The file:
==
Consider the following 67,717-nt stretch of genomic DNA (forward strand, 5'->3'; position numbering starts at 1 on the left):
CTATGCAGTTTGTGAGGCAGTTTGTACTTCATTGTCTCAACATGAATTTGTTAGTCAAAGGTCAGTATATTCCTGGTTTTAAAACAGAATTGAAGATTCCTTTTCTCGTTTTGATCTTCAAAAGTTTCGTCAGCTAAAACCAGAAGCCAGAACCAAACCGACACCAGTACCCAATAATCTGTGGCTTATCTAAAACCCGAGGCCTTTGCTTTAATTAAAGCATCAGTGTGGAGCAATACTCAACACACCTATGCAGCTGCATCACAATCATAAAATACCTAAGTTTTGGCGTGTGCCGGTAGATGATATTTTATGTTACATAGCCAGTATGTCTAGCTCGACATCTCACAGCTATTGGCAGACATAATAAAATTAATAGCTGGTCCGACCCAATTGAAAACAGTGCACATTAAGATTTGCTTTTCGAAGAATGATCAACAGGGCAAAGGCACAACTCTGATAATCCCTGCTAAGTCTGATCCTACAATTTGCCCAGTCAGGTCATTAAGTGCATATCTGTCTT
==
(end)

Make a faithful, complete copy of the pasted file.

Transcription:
Consider the following 67,717-nt stretch of genomic DNA (forward strand, 5'->3'; position numbering starts at 1 on the left):
CTATGCAGTTTGTGAGGCAGTTTGTACTTCATTGTCTCAACATGAATTTGTTAGTCAAAGGTCAGTATATTCCTGGTTTTAAAACAGAATTGAAGATTCCTTTTCTCGTTTTGATCTTCAAAAGTTTCGTCAGCTAAAACCAGAAGCCAGAACCAAACCGACACCAGTACCCAATAATCTGTGGCTTATCTAAAACCCGAGGCCTTTGCTTTAATTAAAGCATCAGTGTGGAGCAATACTCAACACACCTATGCAGCTGCATCACAATCATAAAATACCTAAGTTTTGGCGTGTGCCGGTAGATGATATTTTATGTTACATAGCCAGTATGTCTAGCTCGACATCTCACAGCTATTGGCAGACATAATAAAATTAATAGCTGGTCCGACCCAATTGAAAACAGTGCACATTAAGATTTGCTTTTCGAAGAATGATCAACAGGGCAAAGGCACAACTCTGATAATCCCTGCTAAGTCTGATCCTACAATTTGCCCAGTCAGGTCATTAAGTGCATATCTGTCTT